The "work for hire" doctrine is one of the
most confusing subjects facing many employers. It is very important that employers
clear up copyright issues at the outset—before the work is performed. Assignments,
copyrights, and independent contractors all have to be handled delicately, and
E. Warren Jr.
One of the most commonly misunderstood subjects that confuses my clients
on a regular basis involves copyright law, and in particular the "work for hire"
doctrine. Imagine yourself as an executive of a company who hires an independent
contractor to perform some work for your company. The independent contractor
can be anyone:
In all of those instances you, the company owner or executive, will pay for
the work performed by the independent contractor. Now it would be logical to
assume that since you paid for it, you own the work and, therefore, could do
anything you like with it, i.e., modify it, copy it, build multiple buildings
from it or anything else that you would like. Unfortunately, that is not the
The copyright statute, 17 U.S.C. § 101 et seq., is very clear that it is
the author of the work who owns all the copyrights in it. As such, the author
has the sole ability to make copies, modifications, and changes to the work.
These latter works are commonly referred to as derivative works under the copyright
statute. For example, if you hire an architect to design a two-story, three-bedroom,
two-bath house and then you decide that you would like to change the elevations
and the floor plan, the architect (or copyright author) is the only one who
can do so, because he owns the copyright in the original work and, thus, owns
the right to make all of the derivative works.
A similar analogy is that of the author of a book. The book itself is one
work. The screenplay for a movie based on that book is a derivative work of
the book. The movie made from the screenplay is yet another derivative work.
And, importantly, it is the original book author who has the sole and exclusive
right to prepare all of these derivative works.
So what the company purchased is the one and only one copy of that original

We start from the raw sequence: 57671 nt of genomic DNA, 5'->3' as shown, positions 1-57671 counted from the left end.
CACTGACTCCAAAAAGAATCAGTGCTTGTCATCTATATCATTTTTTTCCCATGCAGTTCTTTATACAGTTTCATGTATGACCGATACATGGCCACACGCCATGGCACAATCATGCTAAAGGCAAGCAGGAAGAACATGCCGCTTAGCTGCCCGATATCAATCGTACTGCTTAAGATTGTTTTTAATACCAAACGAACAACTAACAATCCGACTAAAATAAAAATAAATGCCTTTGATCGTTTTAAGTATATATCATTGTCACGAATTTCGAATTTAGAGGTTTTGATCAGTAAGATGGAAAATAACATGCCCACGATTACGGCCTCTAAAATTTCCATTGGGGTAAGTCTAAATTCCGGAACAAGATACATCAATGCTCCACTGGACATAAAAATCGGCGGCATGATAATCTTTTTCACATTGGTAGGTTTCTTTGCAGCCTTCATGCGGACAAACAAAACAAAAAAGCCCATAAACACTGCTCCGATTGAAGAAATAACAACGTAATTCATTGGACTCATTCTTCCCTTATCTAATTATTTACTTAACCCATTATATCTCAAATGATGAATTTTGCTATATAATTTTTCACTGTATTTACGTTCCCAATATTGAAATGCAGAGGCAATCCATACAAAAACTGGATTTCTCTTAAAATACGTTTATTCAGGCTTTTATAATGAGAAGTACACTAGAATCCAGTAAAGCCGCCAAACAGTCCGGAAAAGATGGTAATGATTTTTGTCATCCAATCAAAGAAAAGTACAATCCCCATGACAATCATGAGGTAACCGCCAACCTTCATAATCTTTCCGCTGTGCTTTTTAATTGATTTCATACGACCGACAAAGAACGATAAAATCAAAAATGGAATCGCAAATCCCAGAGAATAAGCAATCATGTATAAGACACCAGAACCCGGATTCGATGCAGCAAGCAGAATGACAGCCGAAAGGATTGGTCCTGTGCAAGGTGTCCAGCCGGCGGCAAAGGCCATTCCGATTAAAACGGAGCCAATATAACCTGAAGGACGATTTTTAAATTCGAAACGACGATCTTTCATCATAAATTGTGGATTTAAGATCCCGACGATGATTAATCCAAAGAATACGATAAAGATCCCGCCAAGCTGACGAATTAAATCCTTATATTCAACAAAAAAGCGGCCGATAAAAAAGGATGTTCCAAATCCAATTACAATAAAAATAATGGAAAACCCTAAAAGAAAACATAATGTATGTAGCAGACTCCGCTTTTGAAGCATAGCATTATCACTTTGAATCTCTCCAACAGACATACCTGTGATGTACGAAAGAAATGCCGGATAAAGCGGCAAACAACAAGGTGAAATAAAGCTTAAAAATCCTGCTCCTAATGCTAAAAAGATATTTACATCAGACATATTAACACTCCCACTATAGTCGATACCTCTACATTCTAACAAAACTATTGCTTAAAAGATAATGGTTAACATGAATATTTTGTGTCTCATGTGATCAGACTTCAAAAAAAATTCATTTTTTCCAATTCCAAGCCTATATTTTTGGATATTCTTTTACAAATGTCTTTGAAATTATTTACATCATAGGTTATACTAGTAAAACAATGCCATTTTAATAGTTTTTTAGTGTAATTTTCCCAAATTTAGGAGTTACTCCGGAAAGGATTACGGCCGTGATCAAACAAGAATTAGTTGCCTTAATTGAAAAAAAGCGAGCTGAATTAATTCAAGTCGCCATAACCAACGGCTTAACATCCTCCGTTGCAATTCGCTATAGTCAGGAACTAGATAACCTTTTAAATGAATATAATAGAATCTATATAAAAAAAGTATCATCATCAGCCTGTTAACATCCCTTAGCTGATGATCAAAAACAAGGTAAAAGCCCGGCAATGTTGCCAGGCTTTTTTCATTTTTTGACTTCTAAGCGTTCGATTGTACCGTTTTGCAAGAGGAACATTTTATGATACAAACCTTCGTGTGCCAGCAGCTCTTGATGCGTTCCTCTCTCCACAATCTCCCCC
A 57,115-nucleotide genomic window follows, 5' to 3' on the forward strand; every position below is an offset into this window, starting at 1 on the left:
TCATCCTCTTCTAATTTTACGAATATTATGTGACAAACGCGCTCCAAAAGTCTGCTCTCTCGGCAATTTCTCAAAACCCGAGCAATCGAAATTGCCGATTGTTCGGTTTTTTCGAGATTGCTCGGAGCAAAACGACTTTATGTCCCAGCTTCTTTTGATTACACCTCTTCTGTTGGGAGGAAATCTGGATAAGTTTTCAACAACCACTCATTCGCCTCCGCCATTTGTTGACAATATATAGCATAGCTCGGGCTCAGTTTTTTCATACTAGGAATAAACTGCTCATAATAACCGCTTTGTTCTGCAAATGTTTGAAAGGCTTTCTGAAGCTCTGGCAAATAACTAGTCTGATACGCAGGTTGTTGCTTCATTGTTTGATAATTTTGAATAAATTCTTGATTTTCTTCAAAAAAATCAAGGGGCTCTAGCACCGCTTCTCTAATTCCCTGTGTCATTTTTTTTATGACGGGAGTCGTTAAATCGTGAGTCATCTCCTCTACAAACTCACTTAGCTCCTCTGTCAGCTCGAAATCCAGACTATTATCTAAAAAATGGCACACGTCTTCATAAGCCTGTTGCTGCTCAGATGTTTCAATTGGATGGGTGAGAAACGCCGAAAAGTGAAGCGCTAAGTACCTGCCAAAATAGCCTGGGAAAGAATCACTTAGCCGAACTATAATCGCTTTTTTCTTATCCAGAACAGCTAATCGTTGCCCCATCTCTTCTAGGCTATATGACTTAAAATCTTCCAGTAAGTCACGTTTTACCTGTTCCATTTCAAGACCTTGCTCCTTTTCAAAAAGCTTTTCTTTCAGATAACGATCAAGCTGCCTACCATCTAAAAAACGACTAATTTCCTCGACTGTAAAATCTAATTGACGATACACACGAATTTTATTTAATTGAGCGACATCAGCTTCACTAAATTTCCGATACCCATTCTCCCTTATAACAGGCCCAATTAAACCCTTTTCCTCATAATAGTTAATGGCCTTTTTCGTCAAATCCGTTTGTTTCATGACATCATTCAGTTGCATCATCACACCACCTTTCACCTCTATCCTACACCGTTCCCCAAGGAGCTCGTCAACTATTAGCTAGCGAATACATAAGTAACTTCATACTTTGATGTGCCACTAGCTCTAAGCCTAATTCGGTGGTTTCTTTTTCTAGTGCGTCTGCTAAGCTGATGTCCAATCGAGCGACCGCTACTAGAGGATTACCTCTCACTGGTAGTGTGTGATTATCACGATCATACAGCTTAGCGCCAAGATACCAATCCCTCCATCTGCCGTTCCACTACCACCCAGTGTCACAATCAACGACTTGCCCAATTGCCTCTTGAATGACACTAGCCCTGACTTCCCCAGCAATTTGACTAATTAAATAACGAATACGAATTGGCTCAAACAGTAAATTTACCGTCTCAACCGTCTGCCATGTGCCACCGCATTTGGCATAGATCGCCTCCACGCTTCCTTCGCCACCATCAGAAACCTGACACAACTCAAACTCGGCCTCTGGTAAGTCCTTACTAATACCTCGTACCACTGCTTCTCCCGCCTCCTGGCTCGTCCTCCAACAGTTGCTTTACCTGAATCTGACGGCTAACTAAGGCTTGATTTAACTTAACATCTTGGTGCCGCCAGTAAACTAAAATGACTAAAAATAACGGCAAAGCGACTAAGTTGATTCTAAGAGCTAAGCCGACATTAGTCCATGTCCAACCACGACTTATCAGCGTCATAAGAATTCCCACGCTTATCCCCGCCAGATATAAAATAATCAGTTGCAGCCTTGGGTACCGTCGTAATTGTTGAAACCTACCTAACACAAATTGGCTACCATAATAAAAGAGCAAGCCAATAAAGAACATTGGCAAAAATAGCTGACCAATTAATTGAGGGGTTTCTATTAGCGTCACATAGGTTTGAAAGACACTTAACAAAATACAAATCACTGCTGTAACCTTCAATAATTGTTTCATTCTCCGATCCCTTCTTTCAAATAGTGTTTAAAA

work unless the company has an agreement
in writing with the independent contractor that assigns all of the copyrights
to that particular work to the company. Note that calling something a "work
for hire" may not necessarily provide you all the protection you need. Only
certain kinds of work actually qualify as a "work for hire" under the copyright
statute. For example, it is a common misconception that software qualifies as
a work for hire. It is not, however, one of the enumerated categories of works
that qualifies as a work for hire in the copyright statute.
How does a company protect itself in the case of an independent contractor?
It is very simple. Any independent contractor agreement should state (1) that
it is a "work for hire" and (2) also have an assignment of the copyrights in
the work to the company.
Note that this type of agreement must be in writing. While there are some
limited exceptions in which an oral agreement for a work for hire has been held
to be enforceable by a court, these are rare and very fact-specific. Thus, as
with many things in the legal profession, it’s always safer to have it in writing.
The good news for employers, however, is that any work performed by an employee
of a company automatically qualifies as a work for hire. Thus, if the author
of your software program or the architect who designed your buildings is an
employee of your company, then the copyrights in those works belong to the company.
The next question I frequently get asked by my clients is, "Well, I’ve already
had this work done and I didn’t get a work for hire agreement signed or an assignment
of the copyrights. What can I do?" The answer is very straightforward. Go back
to the independent contractor and have him/her execute a "work for hire" and
assignment agreement with you. It has been my experience that under the circumstances
where there is an ongoing relationship between the independent contractor and
the company, most people will sign such agreements.
On the other hand, if there is no ongoing relationship, or if there has been
a termination of that relationship, then your task becomes much more daunting
and difficult. Unless you can prove under the circumstances that the work was
always intended to be a work for hire and the independent contractor is willing
to agree with you, you will have no rights to the underlying copyrights in those
works and thus will have to try and design around the underlying copyrights
or find some other means of accomplishing your goal.
So if the old adage in real estate is "location, location, location," then
the adage under a "work for hire" is "get it in writing, in writing, in writing."
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